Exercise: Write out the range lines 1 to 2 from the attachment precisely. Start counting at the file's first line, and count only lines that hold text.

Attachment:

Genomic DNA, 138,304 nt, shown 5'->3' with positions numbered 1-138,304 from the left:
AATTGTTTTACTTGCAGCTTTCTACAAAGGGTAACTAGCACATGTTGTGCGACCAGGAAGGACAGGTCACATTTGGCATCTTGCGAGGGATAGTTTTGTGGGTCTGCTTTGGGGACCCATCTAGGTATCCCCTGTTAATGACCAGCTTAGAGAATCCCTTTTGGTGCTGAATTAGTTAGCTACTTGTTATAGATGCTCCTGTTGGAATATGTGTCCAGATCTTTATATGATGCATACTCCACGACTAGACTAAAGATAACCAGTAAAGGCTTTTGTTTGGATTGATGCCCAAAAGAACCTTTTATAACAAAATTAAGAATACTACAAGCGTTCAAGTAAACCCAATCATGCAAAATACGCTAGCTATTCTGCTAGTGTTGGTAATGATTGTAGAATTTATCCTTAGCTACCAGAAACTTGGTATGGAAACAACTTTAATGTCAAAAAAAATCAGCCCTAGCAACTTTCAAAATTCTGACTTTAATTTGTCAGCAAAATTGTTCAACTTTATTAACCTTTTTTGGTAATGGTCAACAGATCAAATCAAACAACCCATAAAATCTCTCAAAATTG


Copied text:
Genomic DNA, 138,304 nt, shown 5'->3' with positions numbered 1-138,304 from the left:
AATTGTTTTACTTGCAGCTTTCTACAAAGGGTAACTAGCACATGTTGTGCGACCAGGAAGGACAGGTCACATTTGGCATCTTGCGAGGGATAGTTTTGTGGGTCTGCTTTGGGGACCCATCTAGGTATCCCCTGTTAATGACCAGCTTAGAGAATCCCTTTTGGTGCTGAATTAGTTAGCTACTTGTTATAGATGCTCCTGTTGGAATATGTGTCCAGATCTTTATATGATGCATACTCCACGACTAGACTAAAGATAACCAGTAAAGGCTTTTGTTTGGATTGATGCCCAAAAGAACCTTTTATAACAAAATTAAGAATACTACAAGCGTTCAAGTAAACCCAATCATGCAAAATACGCTAGCTATTCTGCTAGTGTTGGTAATGATTGTAGAATTTATCCTTAGCTACCAGAAACTTGGTATGGAAACAACTTTAATGTCAAAAAAAATCAGCCCTAGCAACTTTCAAAATTCTGACTTTAATTTGTCAGCAAAATTGTTCAACTTTATTAACCTTTTTTGGTAATGGTCAACAGATCAAATCAAACAACCCATAAAATCTCTCAAAATTG